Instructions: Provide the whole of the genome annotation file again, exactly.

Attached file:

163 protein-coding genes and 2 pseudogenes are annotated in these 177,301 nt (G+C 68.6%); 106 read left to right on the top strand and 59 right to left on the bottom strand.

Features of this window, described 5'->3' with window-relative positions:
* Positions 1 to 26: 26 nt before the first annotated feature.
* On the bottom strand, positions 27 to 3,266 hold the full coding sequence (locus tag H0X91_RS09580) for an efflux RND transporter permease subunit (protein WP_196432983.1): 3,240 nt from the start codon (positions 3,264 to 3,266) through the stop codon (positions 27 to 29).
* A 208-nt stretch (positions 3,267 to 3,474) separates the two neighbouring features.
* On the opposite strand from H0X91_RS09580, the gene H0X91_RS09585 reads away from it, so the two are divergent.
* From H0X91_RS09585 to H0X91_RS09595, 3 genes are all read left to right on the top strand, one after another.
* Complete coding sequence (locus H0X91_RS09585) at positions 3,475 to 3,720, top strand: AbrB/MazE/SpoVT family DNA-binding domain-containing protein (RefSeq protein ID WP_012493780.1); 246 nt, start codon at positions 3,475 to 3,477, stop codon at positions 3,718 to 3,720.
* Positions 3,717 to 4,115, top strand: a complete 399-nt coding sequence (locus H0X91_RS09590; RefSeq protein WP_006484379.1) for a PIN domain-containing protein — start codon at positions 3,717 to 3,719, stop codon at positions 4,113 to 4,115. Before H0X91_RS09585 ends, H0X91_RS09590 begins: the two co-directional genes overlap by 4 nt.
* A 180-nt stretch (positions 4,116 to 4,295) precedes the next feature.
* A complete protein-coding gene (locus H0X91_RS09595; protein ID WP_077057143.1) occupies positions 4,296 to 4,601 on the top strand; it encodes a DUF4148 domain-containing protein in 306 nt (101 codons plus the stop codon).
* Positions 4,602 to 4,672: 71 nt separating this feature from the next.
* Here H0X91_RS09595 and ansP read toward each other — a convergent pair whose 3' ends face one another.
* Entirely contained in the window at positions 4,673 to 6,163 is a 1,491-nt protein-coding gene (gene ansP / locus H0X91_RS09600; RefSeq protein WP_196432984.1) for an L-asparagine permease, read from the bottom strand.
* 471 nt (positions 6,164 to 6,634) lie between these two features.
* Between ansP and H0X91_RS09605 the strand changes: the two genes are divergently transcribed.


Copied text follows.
163 protein-coding genes and 2 pseudogenes are annotated in these 177,301 nt (G+C 68.6%); 106 read left to right on the top strand and 59 right to left on the bottom strand.

Features of this window, described 5'->3' with window-relative positions:
* Positions 1 to 26: 26 nt before the first annotated feature.
* On the bottom strand, positions 27 to 3,266 hold the full coding sequence (locus tag H0X91_RS09580) for an efflux RND transporter permease subunit (protein WP_196432983.1): 3,240 nt from the start codon (positions 3,264 to 3,266) through the stop codon (positions 27 to 29).
* A 208-nt stretch (positions 3,267 to 3,474) separates the two neighbouring features.
* On the opposite strand from H0X91_RS09580, the gene H0X91_RS09585 reads away from it, so the two are divergent.
* From H0X91_RS09585 to H0X91_RS09595, 3 genes are all read left to right on the top strand, one after another.
* Complete coding sequence (locus H0X91_RS09585) at positions 3,475 to 3,720, top strand: AbrB/MazE/SpoVT family DNA-binding domain-containing protein (RefSeq protein ID WP_012493780.1); 246 nt, start codon at positions 3,475 to 3,477, stop codon at positions 3,718 to 3,720.
* Positions 3,717 to 4,115, top strand: a complete 399-nt coding sequence (locus H0X91_RS09590; RefSeq protein WP_006484379.1) for a PIN domain-containing protein — start codon at positions 3,717 to 3,719, stop codon at positions 4,113 to 4,115. Before H0X91_RS09585 ends, H0X91_RS09590 begins: the two co-directional genes overlap by 4 nt.
* A 180-nt stretch (positions 4,116 to 4,295) precedes the next feature.
* A complete protein-coding gene (locus H0X91_RS09595; protein ID WP_077057143.1) occupies positions 4,296 to 4,601 on the top strand; it encodes a DUF4148 domain-containing protein in 306 nt (101 codons plus the stop codon).
* Positions 4,602 to 4,672: 71 nt separating this feature from the next.
* Here H0X91_RS09595 and ansP read toward each other — a convergent pair whose 3' ends face one another.
* Entirely contained in the window at positions 4,673 to 6,163 is a 1,491-nt protein-coding gene (gene ansP / locus H0X91_RS09600; RefSeq protein WP_196432984.1) for an L-asparagine permease, read from the bottom strand.
* 471 nt (positions 6,164 to 6,634) lie between these two features.
* Between ansP and H0X91_RS09605 the strand changes: the two genes are divergently transcribed.